Every loss of access authorization (clearance) leads automatically (10 CFR 710.10) to an administrative review (10 CFR 710.20–710.32) and a hearing if one is requested. Hearings are conducted in a court of law before a Hearing Officer; both sides are entitled to legal counsel to represent them. Because the grays do count and have to be heard is the reason, I’d like to believe, why there are hearings. Institutions function in the black or white, where a person is either right or wrong, and cannot function in the gray where nobody is wrong. But you have to prove somebody is wrong in order to win your case. This is discouraging. The only thing you can hope is that there is room for the individual to say, “It is unjust that I am collateral damage,” and a mechanism whereby they can agree, “He’s right, it is unjust.”

My hearing was to take place in mid August, in a hotel meeting room near Belle Fourche, SD. Success for me hinged on my side convincing the Hearing Officer that one episode doesn’t a lunatic make, and that there exists a great expanse of gray between what is possible and what is probable. Criterion H would have you believe that if a person is adjudged bipolar, it’s all over, that the mere possibility of the possible is sufficient to put national security at grave risk. This is black or white thinking straight up and therein shares in common with schizophrenia that it is unable or unwilling to distinguish between what is merely possible and what is probable. The gray position in this instance is that it is not possible to predict future behavior on the basis of present mental state, and that the best predictor of future behavior is past behavior, a stance which virtually all psychologists and psychiatrists favor. Whatever else we did in the hearing, we ultimately had to persuade the Government’s psychiatrist that it was unlikely I would ever exhibit poor judgment or unreliability due to my disorder, that while this was possible in the abstract, in reality it was improbable.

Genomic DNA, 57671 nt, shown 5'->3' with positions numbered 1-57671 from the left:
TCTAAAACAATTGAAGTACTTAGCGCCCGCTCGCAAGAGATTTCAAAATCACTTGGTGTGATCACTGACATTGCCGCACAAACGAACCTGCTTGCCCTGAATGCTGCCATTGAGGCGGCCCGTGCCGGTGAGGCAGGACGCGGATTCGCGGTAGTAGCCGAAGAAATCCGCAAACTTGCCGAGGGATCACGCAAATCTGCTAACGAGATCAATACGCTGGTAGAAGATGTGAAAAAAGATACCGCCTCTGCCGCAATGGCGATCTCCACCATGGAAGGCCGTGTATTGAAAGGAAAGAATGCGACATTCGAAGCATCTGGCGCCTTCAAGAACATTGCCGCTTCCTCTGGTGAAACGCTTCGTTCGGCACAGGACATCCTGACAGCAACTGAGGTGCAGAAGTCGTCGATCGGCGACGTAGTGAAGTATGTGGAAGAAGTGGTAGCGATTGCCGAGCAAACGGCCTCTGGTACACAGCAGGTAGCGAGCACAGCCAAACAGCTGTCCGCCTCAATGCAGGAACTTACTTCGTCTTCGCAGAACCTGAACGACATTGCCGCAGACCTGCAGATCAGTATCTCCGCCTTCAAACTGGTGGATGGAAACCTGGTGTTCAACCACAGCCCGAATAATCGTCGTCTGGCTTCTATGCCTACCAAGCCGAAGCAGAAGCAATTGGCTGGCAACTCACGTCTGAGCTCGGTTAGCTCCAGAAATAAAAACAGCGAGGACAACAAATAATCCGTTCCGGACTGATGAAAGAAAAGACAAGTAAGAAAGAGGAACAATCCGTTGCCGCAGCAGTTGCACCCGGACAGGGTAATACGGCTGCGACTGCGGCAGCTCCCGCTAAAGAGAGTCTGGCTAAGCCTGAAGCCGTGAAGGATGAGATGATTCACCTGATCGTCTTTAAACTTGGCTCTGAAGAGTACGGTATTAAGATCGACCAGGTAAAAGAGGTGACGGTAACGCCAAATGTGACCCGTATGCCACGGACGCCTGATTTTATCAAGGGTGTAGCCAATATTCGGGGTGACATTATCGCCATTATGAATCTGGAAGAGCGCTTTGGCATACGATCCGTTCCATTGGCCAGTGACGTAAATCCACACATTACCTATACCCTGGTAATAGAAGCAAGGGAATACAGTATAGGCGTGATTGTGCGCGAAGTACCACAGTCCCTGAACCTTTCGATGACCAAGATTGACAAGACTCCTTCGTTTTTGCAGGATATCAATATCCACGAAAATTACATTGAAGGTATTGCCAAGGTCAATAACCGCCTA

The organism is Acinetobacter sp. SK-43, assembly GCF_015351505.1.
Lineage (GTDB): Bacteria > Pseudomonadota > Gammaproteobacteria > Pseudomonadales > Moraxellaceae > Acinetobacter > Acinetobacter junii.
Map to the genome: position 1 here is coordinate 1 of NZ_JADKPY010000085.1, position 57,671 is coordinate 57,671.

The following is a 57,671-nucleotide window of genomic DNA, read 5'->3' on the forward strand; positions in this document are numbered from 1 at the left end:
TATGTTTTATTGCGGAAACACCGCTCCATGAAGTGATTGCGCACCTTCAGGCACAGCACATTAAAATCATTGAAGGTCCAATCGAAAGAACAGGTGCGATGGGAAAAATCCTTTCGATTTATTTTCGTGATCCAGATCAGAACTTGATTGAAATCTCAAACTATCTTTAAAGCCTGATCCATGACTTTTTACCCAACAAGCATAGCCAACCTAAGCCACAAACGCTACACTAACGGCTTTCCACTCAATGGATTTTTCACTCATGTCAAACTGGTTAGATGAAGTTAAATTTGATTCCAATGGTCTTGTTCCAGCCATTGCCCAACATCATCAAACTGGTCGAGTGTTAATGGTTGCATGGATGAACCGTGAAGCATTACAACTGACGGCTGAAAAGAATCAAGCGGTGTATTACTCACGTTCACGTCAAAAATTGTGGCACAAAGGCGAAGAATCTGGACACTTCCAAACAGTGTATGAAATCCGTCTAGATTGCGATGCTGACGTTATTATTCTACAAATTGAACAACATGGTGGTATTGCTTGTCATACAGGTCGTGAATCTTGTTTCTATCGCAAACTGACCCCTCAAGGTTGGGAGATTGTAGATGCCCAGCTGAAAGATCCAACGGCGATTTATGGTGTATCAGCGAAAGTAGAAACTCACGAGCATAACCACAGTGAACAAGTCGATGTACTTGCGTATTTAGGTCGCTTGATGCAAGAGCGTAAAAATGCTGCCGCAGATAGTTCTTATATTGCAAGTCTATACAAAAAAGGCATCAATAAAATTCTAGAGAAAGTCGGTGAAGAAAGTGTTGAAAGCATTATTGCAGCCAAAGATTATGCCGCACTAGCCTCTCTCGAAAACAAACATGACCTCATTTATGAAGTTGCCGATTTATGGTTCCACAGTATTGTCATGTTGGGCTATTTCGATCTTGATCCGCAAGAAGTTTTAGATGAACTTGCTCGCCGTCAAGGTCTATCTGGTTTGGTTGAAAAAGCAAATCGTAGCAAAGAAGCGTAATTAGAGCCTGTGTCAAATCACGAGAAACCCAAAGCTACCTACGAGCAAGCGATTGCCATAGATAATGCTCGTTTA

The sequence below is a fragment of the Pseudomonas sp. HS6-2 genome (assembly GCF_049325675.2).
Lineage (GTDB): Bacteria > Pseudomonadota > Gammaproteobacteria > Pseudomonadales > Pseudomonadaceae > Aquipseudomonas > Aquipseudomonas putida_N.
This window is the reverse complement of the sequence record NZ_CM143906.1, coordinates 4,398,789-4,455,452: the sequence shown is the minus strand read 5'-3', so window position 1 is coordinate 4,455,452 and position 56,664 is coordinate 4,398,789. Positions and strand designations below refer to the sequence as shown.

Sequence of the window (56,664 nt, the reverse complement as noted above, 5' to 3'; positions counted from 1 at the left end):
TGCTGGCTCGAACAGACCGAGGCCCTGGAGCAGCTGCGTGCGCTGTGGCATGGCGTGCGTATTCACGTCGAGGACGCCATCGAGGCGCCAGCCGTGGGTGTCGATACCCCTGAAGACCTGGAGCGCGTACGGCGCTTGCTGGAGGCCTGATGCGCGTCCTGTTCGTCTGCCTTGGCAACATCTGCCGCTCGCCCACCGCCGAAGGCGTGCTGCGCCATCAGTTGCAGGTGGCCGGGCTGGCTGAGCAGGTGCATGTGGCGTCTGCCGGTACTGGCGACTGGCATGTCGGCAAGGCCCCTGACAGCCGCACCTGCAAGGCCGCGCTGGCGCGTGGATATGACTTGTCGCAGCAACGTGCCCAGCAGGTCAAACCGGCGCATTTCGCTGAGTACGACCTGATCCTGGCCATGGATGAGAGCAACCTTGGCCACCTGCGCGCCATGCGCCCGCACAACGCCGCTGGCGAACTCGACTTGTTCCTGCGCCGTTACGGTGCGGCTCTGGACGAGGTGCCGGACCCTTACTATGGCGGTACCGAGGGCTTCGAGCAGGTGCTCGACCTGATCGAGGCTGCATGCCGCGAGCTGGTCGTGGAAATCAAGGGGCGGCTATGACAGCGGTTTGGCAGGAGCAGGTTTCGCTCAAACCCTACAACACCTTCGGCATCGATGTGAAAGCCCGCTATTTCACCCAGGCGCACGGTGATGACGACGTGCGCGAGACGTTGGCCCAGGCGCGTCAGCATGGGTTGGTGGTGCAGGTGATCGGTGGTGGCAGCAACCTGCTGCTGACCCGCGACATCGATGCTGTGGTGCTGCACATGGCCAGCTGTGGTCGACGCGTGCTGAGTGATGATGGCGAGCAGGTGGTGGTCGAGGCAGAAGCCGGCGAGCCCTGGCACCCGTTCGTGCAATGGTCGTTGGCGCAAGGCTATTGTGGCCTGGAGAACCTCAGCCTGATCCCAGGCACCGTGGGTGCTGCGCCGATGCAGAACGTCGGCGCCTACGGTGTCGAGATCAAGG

In the weeks prior to the hearing, I grew increasingly concerned that neither the Hearing Officer nor the prosecutor would be all that knowledgeable about bipolar disorder, thus putting me at a distinct disadvantage. That is, how would they know to judge my bipolar antics, how assess their significance and import? What perspective would they bring to bear on my hypersexuality? How would they know if we didn’t show them that electro sex is not that unusual. It seemed to me, therefore, that it was incumbent upon my legal team to educate the court, on the fly, as to the bipolar facts of life. But how knowledgeable were my lawyers themselves in this regard? Did they even realize that it was up to them to establish the perspective against which to judge my behavior? So, in these weeks I began to write memos and email them to my attorneys, trying as best I could to delicately bring these issues up, and at the same time begin tactfully educating them myself.

The key to fully half of my defense had to do with Parnate and how dangerous it is to administer it unopposed, i.e., without also co-administering a suitable mood stabilizer, to a manic-depressive. I felt that if my legal team didn’t understand this and, in turn, bring the court up to speed on it, my fate was sealed. A significant fraction of the ten charges in my indictment stemmed from my manic episode in the fall of 2002. Clearly the optimum defense is to brush them all aside in one swoop, saying, “These are all nothing more than the fault of and a direct consequence of Mr. Curb having been given an unopposed, powerful antidepressant.” But in order for this to work, my legal team had to know this, had to feel it flowing in their veins, with something approaching scientific conviction if not religious fervor, the way we all know instinctively that heat will burn the flesh if given the opportunity.